In this tutorial series, we will learn how to optimize file storage on a Linux server to ensure data integrity using ZFS.
By Alexandru Andrei, Alibaba Cloud Tech Share Author. Tech Share is Alibaba Cloud's incentive program to encourage the sharing of technical knowledge and best practices within the cloud community.
Warning: If you're going to use ZFS on your Cloud Disks, don't use the snapshot feature included in the Alibaba console. When you roll back to those backups, the potential for corruption exists, especially when using multiple disks. This is because ZFS keeps structural data on these devices and if the snapshots aren't all taken at the exact same time, the discrepancies may lead to missing data or corruption. ZFS includes its own snapshot feature and also has the ability to easily replicate these to other systems with commands such as
zfs send and
While the default ext4 filesystem, used by most of the Linux distributions, might cover basic user needs, when advanced features are required you need to look at alternatives. ZFS is one such alternative, one of the most important and most capable, packing a long list of features and sophisticated mechanisms of ensuring data integrity. Since it's a complete data storage solution, besides a filesystem, ZFS also includes a volume manager, similar in scope to the Logical Volume Manager (LVM) but more efficient in certain areas. To decide whether you actually need this tool in your infrastructure, here's a list of things it can do, which will be detailed in the next section:
- Makes administering storage devices much easier and more flexible. Allows most of the operations, like expanding, replacing devices, correcting errors, to be done online (on a running system and without requiring a reboot).
- Data compression can significantly boost performance and reduce disk space requirements.
- Snapshots can be used to easily rollback undesired or unexpected changes. They also provide a means to create fast, off-site, consistent, incremental or differential backups (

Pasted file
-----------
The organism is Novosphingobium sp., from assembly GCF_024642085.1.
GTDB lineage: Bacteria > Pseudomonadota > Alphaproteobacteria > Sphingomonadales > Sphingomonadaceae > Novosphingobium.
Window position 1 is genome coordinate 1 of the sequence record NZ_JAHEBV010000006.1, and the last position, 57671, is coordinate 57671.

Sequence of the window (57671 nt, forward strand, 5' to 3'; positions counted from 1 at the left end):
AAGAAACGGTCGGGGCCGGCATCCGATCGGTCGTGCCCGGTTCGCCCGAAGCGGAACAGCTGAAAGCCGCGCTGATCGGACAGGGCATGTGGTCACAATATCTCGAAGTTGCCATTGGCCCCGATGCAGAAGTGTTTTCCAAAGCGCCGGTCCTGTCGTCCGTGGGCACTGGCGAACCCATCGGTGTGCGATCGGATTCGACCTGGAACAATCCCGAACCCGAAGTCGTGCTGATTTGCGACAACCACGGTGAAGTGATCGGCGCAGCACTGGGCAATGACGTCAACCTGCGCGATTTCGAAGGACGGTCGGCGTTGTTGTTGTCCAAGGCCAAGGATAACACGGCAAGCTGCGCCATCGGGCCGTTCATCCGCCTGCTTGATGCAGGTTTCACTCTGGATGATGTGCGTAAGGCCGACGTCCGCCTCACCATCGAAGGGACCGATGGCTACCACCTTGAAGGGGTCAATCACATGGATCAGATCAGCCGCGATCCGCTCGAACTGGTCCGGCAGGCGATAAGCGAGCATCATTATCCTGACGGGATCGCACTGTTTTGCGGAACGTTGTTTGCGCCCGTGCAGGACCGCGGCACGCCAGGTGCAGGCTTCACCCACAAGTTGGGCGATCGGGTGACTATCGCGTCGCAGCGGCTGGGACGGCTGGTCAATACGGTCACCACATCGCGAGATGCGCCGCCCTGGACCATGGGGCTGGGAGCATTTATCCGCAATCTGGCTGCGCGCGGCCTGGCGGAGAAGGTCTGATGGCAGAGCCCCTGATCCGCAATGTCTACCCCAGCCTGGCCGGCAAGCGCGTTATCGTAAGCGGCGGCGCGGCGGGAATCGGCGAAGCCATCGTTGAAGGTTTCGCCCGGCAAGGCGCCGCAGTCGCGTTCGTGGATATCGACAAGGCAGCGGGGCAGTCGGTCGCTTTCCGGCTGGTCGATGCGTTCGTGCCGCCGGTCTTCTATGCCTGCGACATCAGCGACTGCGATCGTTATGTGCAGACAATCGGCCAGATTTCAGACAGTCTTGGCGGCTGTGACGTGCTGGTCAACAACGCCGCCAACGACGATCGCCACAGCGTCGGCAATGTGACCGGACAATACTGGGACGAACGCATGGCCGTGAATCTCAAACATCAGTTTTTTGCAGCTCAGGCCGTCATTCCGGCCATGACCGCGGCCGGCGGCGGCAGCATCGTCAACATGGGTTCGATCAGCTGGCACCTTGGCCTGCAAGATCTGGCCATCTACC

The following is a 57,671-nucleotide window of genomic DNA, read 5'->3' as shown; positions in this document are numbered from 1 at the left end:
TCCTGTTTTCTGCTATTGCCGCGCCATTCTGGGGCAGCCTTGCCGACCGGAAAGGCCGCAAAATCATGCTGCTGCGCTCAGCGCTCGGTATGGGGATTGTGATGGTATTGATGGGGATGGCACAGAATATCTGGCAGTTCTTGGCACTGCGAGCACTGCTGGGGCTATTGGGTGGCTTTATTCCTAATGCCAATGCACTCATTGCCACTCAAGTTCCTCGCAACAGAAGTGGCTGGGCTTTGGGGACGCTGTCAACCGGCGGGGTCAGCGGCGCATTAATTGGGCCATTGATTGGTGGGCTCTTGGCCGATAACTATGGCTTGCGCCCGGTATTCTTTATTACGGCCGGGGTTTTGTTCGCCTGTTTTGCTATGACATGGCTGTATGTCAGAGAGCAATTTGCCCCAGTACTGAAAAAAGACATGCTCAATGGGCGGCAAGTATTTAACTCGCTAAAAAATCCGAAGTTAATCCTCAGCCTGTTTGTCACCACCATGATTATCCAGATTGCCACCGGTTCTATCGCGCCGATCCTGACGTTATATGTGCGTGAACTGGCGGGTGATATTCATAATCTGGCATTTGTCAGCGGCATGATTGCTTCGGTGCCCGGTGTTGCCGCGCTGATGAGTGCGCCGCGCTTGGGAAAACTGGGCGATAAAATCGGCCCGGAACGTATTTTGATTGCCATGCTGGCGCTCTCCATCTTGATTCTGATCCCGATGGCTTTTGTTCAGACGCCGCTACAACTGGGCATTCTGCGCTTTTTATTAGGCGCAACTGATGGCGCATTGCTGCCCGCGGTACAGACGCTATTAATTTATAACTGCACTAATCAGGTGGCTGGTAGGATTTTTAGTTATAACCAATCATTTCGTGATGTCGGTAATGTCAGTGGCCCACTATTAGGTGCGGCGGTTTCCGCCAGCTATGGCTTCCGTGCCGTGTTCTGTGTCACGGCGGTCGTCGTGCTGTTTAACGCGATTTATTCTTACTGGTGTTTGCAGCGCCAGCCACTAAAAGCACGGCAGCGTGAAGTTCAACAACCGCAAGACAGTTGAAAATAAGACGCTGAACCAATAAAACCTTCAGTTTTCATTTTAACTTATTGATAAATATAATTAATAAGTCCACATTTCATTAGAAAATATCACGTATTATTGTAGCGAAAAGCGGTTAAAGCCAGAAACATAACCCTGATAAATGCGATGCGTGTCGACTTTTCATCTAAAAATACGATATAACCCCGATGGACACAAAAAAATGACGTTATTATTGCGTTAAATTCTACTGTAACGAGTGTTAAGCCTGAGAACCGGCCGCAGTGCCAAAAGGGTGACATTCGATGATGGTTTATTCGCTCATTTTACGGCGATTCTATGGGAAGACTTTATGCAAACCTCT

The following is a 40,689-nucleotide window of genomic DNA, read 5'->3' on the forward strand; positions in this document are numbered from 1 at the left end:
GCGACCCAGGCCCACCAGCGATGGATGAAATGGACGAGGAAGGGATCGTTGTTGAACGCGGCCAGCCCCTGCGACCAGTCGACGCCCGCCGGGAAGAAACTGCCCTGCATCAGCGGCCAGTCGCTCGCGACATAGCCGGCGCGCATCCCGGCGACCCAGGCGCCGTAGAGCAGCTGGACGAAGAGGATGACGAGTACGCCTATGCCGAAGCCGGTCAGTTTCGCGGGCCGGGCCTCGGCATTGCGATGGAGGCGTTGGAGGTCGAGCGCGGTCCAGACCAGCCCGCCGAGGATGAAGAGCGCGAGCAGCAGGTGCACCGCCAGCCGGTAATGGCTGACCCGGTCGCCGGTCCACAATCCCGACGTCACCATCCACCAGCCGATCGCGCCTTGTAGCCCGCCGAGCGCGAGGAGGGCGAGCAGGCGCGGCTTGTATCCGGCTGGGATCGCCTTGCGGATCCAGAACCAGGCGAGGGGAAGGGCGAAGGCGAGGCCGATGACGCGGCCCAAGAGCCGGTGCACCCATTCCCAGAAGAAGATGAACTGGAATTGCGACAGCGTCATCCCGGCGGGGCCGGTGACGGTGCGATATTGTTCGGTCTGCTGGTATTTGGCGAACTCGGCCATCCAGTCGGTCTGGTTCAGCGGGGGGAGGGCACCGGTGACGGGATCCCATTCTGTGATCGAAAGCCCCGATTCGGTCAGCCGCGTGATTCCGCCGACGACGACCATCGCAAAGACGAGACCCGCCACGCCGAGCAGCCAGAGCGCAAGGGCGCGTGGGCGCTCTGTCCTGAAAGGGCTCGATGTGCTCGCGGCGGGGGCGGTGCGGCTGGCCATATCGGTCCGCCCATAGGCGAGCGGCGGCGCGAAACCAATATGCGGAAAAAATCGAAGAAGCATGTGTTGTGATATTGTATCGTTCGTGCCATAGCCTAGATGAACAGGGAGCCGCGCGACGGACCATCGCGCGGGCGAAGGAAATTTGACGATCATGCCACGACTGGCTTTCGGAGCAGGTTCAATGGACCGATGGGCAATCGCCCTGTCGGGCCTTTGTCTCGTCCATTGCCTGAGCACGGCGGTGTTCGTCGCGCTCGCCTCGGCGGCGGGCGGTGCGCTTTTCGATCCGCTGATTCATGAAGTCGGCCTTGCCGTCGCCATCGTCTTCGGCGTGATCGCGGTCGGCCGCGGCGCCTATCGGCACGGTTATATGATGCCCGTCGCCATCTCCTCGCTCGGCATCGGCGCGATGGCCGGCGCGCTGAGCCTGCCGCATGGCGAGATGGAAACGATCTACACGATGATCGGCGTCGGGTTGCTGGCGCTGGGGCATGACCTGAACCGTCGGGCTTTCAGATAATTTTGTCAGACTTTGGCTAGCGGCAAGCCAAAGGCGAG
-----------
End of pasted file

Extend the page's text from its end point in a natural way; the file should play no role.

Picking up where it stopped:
- Clones allow users to branch off/fork content, working simultaneously on multiple versions, without affecting the original. Only the differences are stored, reducing disk space requirements.
- Overall read/write performance can be significantly increased in certain setups.
- Redundant ZFS pools can self heal in the event of errors. Extremely reliable checksumming of data, Merkle Trees and many other techniques ensure not even a bit of information can change unnoticed.
- Atomic transactions -- they either entirely succeed or they are entirely cancelled/aborted. This protects you against partial writes/changes that leave other filesystems in inconsistent states. If power is lost during a write, you only lose data that didn't have time to reach the disk, but you won't get corruption.
- More efficient cache (ARC - Adaptive Replacement Cache).
- Being a copy-on-write system, it rarely overwrites data, which gives a lot of windows of opportunity to recover from mistakes. It also makes it SSD-friendly.
Advantages of Using ZFS
- It greatly simplifies administration of data storage. Let's take a practical example. In a traditional setup, multiple partitions or disks are used to logically split data. An administrator might create a disk/partition for storing image files uploaded through a website and another disk/partition for storing the database. He/she will have to estimate how much to allocate to each disk/partition based on guesses regarding which one will store more data, how to accommodate future growth, etc. When the time comes to expand disks, rebooting is required, which causes downtime in the services running on that instance or the administrator has to come up with complicated workarounds to migrate data to larger disks without having to temporarily shut down his website. Extending partitions that don't have enough contiguous space available is another complication. With ZFS, we eliminate many of these problems. We create a storage pool with a few simple commands, then we create two datasets: one for storing the image files, one for the database. There is no need to preallocate specific sizes for these datasets, therefore we don't have to estimate how much storage each one will require. As long as the storage pool has free space available, each dataset can freely grow at its own rate. We can however limit growth, if there's a reason to do so, by setting quotas, which define the maximum disk space a dataset can use. The storage pool can be expanded later on by adding more disks, or, by replacing older, smaller disks with new, larger ones (second method is preferred, because first leads to various decreases in efficiency and performance). All of these actions can be executed without having to reboot the machine or pause services that are reading/writing from/to ZFS datasets.